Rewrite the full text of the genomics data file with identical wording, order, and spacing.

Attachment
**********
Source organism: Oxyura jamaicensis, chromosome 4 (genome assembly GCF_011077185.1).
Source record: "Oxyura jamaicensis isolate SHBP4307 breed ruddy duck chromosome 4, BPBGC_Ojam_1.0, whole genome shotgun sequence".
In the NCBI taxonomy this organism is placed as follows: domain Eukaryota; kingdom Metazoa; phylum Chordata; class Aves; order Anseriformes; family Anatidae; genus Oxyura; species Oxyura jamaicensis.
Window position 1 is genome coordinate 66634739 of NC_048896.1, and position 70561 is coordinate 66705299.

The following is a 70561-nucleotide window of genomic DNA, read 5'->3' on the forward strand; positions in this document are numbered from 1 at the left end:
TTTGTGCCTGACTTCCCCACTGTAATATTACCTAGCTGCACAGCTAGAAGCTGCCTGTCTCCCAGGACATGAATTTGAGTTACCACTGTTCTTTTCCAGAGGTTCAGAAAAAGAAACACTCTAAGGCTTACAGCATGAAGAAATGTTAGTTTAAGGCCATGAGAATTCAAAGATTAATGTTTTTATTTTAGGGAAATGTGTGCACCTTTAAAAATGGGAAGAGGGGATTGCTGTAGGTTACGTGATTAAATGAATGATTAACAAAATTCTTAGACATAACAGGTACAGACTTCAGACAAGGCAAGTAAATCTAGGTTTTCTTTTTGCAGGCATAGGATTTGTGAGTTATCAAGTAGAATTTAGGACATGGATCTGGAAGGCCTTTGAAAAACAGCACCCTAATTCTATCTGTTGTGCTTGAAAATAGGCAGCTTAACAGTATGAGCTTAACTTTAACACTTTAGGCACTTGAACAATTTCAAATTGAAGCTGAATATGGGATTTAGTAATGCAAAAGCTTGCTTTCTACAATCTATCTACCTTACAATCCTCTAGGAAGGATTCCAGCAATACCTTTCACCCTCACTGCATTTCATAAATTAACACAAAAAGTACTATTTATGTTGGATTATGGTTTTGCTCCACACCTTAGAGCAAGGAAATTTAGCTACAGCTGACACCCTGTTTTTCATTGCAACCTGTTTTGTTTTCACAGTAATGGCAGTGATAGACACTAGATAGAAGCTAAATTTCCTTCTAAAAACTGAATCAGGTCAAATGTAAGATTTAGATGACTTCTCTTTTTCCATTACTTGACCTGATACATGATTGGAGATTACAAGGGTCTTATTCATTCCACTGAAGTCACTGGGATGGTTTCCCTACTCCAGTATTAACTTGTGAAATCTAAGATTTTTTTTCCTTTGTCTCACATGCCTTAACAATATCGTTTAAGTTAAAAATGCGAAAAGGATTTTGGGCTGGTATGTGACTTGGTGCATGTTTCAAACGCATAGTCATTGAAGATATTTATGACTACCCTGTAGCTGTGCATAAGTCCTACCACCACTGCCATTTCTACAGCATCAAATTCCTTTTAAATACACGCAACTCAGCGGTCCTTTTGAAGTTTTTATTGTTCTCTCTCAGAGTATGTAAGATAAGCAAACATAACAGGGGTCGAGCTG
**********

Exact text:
Source organism: Oxyura jamaicensis, chromosome 4 (genome assembly GCF_011077185.1).
Source record: "Oxyura jamaicensis isolate SHBP4307 breed ruddy duck chromosome 4, BPBGC_Ojam_1.0, whole genome shotgun sequence".
In the NCBI taxonomy this organism is placed as follows: domain Eukaryota; kingdom Metazoa; phylum Chordata; class Aves; order Anseriformes; family Anatidae; genus Oxyura; species Oxyura jamaicensis.
Window position 1 is genome coordinate 66634739 of NC_048896.1, and position 70561 is coordinate 66705299.

The following is a 70561-nucleotide window of genomic DNA, read 5'->3' on the forward strand; positions in this document are numbered from 1 at the left end:
TTTGTGCCTGACTTCCCCACTGTAATATTACCTAGCTGCACAGCTAGAAGCTGCCTGTCTCCCAGGACATGAATTTGAGTTACCACTGTTCTTTTCCAGAGGTTCAGAAAAAGAAACACTCTAAGGCTTACAGCATGAAGAAATGTTAGTTTAAGGCCATGAGAATTCAAAGATTAATGTTTTTATTTTAGGGAAATGTGTGCACCTTTAAAAATGGGAAGAGGGGATTGCTGTAGGTTACGTGATTAAATGAATGATTAACAAAATTCTTAGACATAACAGGTACAGACTTCAGACAAGGCAAGTAAATCTAGGTTTTCTTTTTGCAGGCATAGGATTTGTGAGTTATCAAGTAGAATTTAGGACATGGATCTGGAAGGCCTTTGAAAAACAGCACCCTAATTCTATCTGTTGTGCTTGAAAATAGGCAGCTTAACAGTATGAGCTTAACTTTAACACTTTAGGCACTTGAACAATTTCAAATTGAAGCTGAATATGGGATTTAGTAATGCAAAAGCTTGCTTTCTACAATCTATCTACCTTACAATCCTCTAGGAAGGATTCCAGCAATACCTTTCACCCTCACTGCATTTCATAAATTAACACAAAAAGTACTATTTATGTTGGATTATGGTTTTGCTCCACACCTTAGAGCAAGGAAATTTAGCTACAGCTGACACCCTGTTTTTCATTGCAACCTGTTTTGTTTTCACAGTAATGGCAGTGATAGACACTAGATAGAAGCTAAATTTCCTTCTAAAAACTGAATCAGGTCAAATGTAAGATTTAGATGACTTCTCTTTTTCCATTACTTGACCTGATACATGATTGGAGATTACAAGGGTCTTATTCATTCCACTGAAGTCACTGGGATGGTTTCCCTACTCCAGTATTAACTTGTGAAATCTAAGATTTTTTTTCCTTTGTCTCACATGCCTTAACAATATCGTTTAAGTTAAAAATGCGAAAAGGATTTTGGGCTGGTATGTGACTTGGTGCATGTTTCAAACGCATAGTCATTGAAGATATTTATGACTACCCTGTAGCTGTGCATAAGTCCTACCACCACTGCCATTTCTACAGCATCAAATTCCTTTTAAATACACGCAACTCAGCGGTCCTTTTGAAGTTTTTATTGTTCTCTCTCAGAGTATGTAAGATAAGCAAACATAACAGGGGTCGAGCTG